Revamped Red Sox raring to go in '16
Dombrowski strengthens rotation, bullpen and outfield with offseason moves
BOSTON -- By winter, Red Sox fans had plenty of reasons to be excited for the spring, summer and fall.
The impressive offseason makeover by president of baseball operations Dave Dombrowski landed the club an elite ace (David Price), a four-time All-Star closer (Craig Kimbrel), a fourth outfielder who thrives against lefties (Chris Young) and an underrated setup man (Carson Smith).
Dombrowski did all that by subtracting just one significant Major League player from last year's team -- lefty Wade Miley.
The Red Sox appear to be in far better shape now than they were back in August, when Dombrowski was hired.
"I think it's an overall roster where we have strengths everywhere we turn," Dombrowski said." We like our starting rotation. We've got a legitimate No. 1 now and we felt we were always deep at 3, 4 and 5. We've got some young guys in there as well as some veterans.
"Our bullpen has been strengthened a great deal. Our overall positional players really haven't changed that much. We've been able to add the fourth outfielder, but we like the blend of the young players with the veteran players."
The Red Sox, who haven't tasted a pennant race the past two seasons, look forward to regaining their place among the contenders.
Here are five key questions to keep an eye on.
1. How will Hanley handle first?
Hanley Ramirez's transition to first base will be a storyline that dominates the early weeks of Spring Training. It is the second straight spring Ramirez will try to gain comfort at a new position. Things did not go well at all for Ramirez in left last season. However, Ramirez has said numerous times that he's been an infielder his entire life and that moving to first shouldn't be nearly as difficult. He also has one of the best instructors in the game leading him in Brian Butterfield. Perhaps just as important is Ramirez's production at the plate. His bat went surprisingly quite after April last season.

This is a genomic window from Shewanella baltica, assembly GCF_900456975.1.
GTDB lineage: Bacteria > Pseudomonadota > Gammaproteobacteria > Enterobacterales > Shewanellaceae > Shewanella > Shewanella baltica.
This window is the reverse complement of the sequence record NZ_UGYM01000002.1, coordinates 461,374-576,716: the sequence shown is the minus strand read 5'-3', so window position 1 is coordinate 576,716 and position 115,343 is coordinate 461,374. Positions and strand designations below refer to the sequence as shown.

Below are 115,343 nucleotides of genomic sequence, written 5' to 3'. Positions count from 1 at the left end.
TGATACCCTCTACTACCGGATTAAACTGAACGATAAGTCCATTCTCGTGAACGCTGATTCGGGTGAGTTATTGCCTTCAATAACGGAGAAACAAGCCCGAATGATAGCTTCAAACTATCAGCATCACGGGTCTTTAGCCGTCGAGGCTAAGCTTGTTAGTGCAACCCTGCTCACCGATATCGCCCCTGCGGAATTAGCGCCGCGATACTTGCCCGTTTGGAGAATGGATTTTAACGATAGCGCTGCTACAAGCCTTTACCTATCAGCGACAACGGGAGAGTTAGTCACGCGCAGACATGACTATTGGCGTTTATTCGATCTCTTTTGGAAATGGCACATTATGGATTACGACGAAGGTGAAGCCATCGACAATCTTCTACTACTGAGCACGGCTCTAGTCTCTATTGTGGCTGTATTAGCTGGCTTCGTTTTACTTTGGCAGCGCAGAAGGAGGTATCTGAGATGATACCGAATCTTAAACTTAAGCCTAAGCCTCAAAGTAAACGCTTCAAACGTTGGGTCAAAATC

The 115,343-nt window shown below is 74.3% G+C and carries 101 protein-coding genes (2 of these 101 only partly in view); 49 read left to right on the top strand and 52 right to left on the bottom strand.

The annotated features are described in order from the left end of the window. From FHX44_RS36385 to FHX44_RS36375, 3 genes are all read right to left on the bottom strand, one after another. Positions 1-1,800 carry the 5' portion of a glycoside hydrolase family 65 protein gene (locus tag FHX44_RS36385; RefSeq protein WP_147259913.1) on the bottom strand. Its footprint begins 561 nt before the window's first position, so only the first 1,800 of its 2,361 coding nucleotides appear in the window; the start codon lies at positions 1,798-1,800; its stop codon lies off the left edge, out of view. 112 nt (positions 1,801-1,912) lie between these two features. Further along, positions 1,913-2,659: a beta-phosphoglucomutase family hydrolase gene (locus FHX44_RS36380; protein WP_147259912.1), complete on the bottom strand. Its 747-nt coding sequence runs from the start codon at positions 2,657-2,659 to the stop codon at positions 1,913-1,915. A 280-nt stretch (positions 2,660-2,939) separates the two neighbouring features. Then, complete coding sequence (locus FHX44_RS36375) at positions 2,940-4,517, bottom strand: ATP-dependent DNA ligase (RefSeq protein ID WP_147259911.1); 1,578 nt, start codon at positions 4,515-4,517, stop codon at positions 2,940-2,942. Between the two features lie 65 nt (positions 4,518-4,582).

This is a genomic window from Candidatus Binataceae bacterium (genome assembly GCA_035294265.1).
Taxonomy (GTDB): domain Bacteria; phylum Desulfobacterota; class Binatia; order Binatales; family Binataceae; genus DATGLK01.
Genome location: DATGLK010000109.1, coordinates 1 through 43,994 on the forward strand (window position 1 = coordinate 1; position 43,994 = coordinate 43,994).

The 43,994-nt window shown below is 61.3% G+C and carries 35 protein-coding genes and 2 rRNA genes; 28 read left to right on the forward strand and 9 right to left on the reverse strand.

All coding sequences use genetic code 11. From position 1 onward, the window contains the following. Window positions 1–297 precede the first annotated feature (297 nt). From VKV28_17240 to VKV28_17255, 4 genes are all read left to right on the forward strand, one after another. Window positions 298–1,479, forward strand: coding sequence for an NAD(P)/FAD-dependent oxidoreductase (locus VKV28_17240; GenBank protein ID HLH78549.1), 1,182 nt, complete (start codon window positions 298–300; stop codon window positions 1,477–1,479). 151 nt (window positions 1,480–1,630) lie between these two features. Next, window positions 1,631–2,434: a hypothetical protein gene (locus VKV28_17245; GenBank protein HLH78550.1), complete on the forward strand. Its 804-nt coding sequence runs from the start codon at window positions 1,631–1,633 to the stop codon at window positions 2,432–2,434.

2. Enough offense in the outfield?
The Red Sox know that Mookie Betts will hit. He did it in his brief window of opportunity in 2014 and over a full season last year. They also know that Young will produce against lefties. What they don't know is how productive Jackie Bradley Jr. and Rusney Castillo will be.
Heading into the season, Castillo and Bradley will start in left and center. But they'll need to hit more consistently than in the past to hold down their spots. Bradley has a strong track record in college and the Minors and was dominant for a one-month stretch late last season. His defense is so exceptional that he doesn't need to be a stud offensively. He just has to be average. Castillo, who signed a seven-year, $72.5 million deal in August 2014, remains an enigma. However, he has shown flashes that make it clear why the Red Sox felt compelled to win the bidding war for his services.
3. Who will emerge behind the plate?
At this time last year, the Red Sox were enthused about the prospect of Christian Vazquez being their starting catcher for a full season. Those plans went awry when the cannon-armed receiver underwent Tommy John surgery in March. That gave Blake Swihart a chance to live up to his hype, and though it took a while for his bat to get going, he eventually did.
Swihart probably has the inside track on winning the job for Opening Day, if only because it might take a while for Vazquez to regain his timing and feel for the game. But which catcher will the club commit to once they're both fully healthy? Swihart offers offense that can be tough to come by in a catcher, but Vazquez is the more gifted defender.
4. Can Buchholz come through when it counts?
The addition of Price means that Clay Buchholz no longer needs to try to be the ace. However, the No. 2 spot in the rotation is still up for grabs and Buchholz is the most qualified candidate. Everyone knows how good he is when he's at his best. The problem is that he almost never does it for a full season. If Buchholz is going to be the victim of inconsistency again, the best hope the Red Sox can have is that he'll be at his best late in the season. Whether it is in key pennant race games or in a postseason series, the Sox will need someone who can match up with the other team's second or third starter.
5. Will Papi ride off into the sunset?
An era will end in Boston following the 2016 season when David Ortiz retires. What kind of season will Big Papi go out with? The lefty slugger would love nothing more than to win a fourth World Series ring. Even at 40, Ortiz remains the most dangerous hitter the Red Sox have. To make a deep October run, Big Papi will again have to be a major force in the middle of the lineup. Though Ortiz recently said he was ambivalent on whether opposing teams give him farewell ceremonies, it will be interesting to see what kind of reception he gets as he makes his final stops around the league.